Land of Broken Promises – Nisenan Ground Zero

If you live in Lake Wildwood, Rough & Ready, Smartsville, Penn Valley, on Beale Air Force Base or off McCourtney or Lime Kiln Roads, you’re on ground zero for the Nisenan People of Nevada County, the land of broken promises.

Long before houses and roads were built, this land was designated in a treaty between the local tribes and the United States Government.

Tribal Headmen gave careful consideration to where the boundary lines would be drawn. Their decisions were based on changing elevations and food sources. The traditional Native way of life depended on moving with the seasons according to when plants were ready for harvest or when game was available.

Village sites with significant populations along Deer Creek in Nevada City were released in good faith for the promised lands.

Approximation of treaty land made between the United States and Indian Headmen.

The Nisenan way of life changed drastically during the Gold Rush era.

In his book, The Conflict between the California Indian and White Civilization (1976), Sherburne F. Cook, states, “He was driven from his home by the thousands, starved, beaten, raped, and murdered with impunity. He was not only given no assistance in the struggle against foreign diseases, but was prevented from adopting even the most elementary measures to secure his food, clothing, and shelter.”

“The utter devastation caused by the white man was literally incredible, and not until the population figures are examined does the extent of the havoc become evident.”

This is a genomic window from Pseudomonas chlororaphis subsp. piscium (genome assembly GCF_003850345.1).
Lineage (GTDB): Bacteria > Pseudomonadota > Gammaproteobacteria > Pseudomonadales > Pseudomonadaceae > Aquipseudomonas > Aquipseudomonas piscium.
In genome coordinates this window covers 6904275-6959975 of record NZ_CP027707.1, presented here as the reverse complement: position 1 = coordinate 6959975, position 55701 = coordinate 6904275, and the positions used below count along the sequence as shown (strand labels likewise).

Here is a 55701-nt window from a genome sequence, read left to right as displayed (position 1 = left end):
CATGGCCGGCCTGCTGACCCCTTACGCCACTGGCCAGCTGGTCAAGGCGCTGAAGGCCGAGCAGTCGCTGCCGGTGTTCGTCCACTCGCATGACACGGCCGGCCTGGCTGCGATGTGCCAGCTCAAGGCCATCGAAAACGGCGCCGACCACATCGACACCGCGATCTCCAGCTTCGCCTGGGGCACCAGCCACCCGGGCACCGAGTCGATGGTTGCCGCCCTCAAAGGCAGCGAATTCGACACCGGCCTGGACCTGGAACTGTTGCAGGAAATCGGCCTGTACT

For the Nisenan and other Native American tribes, colonial settlement was more devasting than the European Holocaust. Statistics estimate that 60% of European Jews were murdered in World War II. For California Indians, white pioneers reduced their population by nearly 90%.

Unratified Treaties

Due process. The Native People trusted it. Yet the treaties they worked so diligently to form remained in a drawer, unratified by the other party. It was a colossal ‘gotcha’ that remains an unresolved wound on the face of the Nation.

 

If you found this post informative, you may also like Nisenan Book Review, Culture & Healing Historic Trauma, Anthony House Aflame Under Lake Wildwood or Tumbuctoo – Hydraulic Mining & First Land Use Limit Law.

Resources:

To read the 1850’s treaties and follow the sequence of historic events, visit Shelly Covert’s website. Shelly is the Tribal Spokesperson for the Nevada City Rancheria.

 

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